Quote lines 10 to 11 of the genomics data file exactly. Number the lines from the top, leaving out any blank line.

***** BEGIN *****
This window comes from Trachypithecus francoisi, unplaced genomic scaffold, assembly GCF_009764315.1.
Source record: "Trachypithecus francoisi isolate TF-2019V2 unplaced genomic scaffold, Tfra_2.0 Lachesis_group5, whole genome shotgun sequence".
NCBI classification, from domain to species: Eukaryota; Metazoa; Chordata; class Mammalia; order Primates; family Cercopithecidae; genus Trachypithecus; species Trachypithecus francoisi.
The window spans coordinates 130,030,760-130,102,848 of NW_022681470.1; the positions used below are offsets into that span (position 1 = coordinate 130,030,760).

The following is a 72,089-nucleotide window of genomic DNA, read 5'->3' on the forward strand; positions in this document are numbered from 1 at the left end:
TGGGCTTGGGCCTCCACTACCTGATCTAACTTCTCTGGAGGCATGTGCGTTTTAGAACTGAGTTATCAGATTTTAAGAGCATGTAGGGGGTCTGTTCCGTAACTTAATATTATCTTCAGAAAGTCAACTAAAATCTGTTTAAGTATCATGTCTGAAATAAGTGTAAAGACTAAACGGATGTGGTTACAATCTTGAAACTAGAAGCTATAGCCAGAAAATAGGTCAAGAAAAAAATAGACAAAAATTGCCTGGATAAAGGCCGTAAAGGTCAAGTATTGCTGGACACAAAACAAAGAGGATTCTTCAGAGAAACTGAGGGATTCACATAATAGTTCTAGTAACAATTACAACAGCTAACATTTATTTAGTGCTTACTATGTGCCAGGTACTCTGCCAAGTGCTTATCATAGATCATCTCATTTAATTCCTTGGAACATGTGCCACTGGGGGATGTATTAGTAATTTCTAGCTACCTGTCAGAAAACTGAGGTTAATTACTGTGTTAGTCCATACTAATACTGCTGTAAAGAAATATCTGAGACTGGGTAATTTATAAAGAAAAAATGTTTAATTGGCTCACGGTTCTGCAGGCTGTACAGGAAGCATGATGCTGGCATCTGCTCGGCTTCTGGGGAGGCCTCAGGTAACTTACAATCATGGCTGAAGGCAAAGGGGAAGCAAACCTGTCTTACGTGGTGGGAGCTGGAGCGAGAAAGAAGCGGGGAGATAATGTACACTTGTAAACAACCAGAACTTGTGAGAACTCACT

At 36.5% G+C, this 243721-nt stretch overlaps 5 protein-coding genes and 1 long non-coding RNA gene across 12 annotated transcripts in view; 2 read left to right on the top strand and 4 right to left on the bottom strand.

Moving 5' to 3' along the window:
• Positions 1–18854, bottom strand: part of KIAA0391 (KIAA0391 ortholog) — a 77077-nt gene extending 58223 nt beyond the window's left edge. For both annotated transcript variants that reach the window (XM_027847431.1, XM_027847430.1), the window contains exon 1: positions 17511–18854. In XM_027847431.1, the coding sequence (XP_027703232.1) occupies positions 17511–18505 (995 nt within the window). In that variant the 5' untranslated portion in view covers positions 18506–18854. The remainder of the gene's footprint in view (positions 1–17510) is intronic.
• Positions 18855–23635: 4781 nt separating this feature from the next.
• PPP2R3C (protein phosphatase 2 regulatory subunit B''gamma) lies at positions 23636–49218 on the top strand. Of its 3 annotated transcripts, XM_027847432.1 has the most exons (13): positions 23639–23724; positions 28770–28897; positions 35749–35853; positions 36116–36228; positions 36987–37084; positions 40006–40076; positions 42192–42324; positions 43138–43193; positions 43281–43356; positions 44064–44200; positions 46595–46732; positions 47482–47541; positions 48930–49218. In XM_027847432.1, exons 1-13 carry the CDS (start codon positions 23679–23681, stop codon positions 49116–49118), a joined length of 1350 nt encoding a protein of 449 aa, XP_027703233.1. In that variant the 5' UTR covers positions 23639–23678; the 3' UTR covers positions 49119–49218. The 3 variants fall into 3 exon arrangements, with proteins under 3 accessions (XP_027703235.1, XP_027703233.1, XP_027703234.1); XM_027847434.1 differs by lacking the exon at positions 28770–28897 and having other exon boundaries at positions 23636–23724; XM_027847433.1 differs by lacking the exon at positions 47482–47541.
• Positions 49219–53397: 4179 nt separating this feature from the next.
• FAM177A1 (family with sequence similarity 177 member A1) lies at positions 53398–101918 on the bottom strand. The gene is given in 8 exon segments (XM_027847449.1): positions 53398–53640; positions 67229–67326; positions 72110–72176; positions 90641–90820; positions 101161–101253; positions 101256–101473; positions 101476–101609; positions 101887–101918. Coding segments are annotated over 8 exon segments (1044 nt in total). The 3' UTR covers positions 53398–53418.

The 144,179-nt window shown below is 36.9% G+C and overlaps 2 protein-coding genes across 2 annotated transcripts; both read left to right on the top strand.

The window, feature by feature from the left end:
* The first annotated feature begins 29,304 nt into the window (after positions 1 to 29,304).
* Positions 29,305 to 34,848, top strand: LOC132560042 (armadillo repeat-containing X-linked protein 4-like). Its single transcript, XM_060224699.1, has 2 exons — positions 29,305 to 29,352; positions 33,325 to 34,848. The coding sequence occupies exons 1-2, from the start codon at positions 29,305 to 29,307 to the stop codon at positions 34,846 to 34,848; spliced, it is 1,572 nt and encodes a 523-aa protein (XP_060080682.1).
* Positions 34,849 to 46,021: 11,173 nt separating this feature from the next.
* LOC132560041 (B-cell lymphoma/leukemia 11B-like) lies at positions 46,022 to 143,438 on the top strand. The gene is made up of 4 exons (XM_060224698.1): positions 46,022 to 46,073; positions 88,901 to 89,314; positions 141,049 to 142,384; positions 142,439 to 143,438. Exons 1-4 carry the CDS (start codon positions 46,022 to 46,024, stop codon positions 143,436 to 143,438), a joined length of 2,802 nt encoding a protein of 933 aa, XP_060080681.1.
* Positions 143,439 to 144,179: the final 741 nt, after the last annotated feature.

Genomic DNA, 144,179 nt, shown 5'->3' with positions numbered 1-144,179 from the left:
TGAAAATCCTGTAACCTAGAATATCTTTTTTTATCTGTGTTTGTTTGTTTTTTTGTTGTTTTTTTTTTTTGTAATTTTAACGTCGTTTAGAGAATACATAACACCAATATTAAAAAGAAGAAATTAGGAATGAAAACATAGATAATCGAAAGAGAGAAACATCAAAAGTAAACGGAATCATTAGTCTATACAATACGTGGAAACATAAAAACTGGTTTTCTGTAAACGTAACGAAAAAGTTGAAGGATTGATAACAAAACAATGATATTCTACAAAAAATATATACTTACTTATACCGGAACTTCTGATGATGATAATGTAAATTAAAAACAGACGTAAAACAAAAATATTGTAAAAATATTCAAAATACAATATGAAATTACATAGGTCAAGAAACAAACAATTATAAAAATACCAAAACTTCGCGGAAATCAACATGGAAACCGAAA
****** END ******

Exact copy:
• Positions 18855–23635: 4781 nt separating this feature from the next.
• PPP2R3C (protein phosphatase 2 regulatory subunit B''gamma) lies at positions 23636–49218 on the top strand. Of its 3 annotated transcripts, XM_027847432.1 has the most exons (13): positions 23639–23724; positions 28770–28897; positions 35749–35853; positions 36116–36228; positions 36987–37084; positions 40006–40076; positions 42192–42324; positions 43138–43193; positions 43281–43356; positions 44064–44200; positions 46595–46732; positions 47482–47541; positions 48930–49218. In XM_027847432.1, exons 1-13 carry the CDS (start codon positions 23679–23681, stop codon positions 49116–49118), a joined length of 1350 nt encoding a protein of 449 aa, XP_027703233.1. In that variant the 5' UTR covers positions 23639–23678; the 3' UTR covers positions 49119–49218. The 3 variants fall into 3 exon arrangements, with proteins under 3 accessions (XP_027703235.1, XP_027703233.1, XP_027703234.1); XM_027847434.1 differs by lacking the exon at positions 28770–28897 and having other exon boundaries at positions 23636–23724; XM_027847433.1 differs by lacking the exon at positions 47482–47541.